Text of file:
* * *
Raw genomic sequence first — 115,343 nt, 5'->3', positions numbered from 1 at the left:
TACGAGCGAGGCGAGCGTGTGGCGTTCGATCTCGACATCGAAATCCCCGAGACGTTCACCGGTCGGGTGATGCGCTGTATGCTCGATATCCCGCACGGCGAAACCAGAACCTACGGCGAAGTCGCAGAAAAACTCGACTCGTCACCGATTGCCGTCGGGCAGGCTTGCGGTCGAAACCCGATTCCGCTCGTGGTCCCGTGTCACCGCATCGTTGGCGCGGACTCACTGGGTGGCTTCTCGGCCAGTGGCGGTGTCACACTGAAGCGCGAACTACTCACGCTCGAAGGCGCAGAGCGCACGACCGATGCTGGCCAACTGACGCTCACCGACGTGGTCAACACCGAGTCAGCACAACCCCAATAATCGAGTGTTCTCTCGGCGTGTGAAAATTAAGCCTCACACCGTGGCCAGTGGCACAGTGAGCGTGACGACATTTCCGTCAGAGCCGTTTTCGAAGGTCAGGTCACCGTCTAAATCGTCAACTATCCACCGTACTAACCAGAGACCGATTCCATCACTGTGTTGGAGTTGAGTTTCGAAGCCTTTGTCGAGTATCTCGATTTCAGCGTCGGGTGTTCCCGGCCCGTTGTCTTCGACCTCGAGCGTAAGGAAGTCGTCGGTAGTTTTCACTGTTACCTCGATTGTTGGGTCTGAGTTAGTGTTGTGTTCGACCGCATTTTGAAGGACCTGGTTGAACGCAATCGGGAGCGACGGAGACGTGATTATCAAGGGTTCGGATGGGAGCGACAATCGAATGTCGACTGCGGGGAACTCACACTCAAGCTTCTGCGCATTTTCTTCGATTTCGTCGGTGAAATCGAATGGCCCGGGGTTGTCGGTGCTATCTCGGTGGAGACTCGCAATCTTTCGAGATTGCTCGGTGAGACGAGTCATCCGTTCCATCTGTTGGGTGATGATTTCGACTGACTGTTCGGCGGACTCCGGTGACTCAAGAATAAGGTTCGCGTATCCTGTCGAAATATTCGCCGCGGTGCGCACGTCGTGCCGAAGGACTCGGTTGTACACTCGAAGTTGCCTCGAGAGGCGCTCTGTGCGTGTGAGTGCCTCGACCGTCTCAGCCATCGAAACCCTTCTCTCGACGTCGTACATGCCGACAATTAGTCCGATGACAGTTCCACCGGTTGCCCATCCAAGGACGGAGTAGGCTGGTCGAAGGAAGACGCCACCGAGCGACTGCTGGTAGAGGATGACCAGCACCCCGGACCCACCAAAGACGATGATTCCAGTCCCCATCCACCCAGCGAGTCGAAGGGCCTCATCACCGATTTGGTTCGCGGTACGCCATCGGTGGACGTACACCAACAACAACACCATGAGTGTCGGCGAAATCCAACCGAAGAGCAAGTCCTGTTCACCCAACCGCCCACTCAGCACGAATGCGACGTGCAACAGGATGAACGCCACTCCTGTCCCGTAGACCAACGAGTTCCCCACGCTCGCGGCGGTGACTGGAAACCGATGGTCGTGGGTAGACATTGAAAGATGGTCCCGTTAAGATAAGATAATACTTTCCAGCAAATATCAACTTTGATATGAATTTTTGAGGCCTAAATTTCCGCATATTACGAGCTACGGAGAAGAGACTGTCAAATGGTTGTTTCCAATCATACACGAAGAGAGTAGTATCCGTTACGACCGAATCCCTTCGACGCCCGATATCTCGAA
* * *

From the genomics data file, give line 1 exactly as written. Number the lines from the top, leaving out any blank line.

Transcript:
Raw genomic sequence first — 115,343 nt, 5'->3', positions numbered from 1 at the left: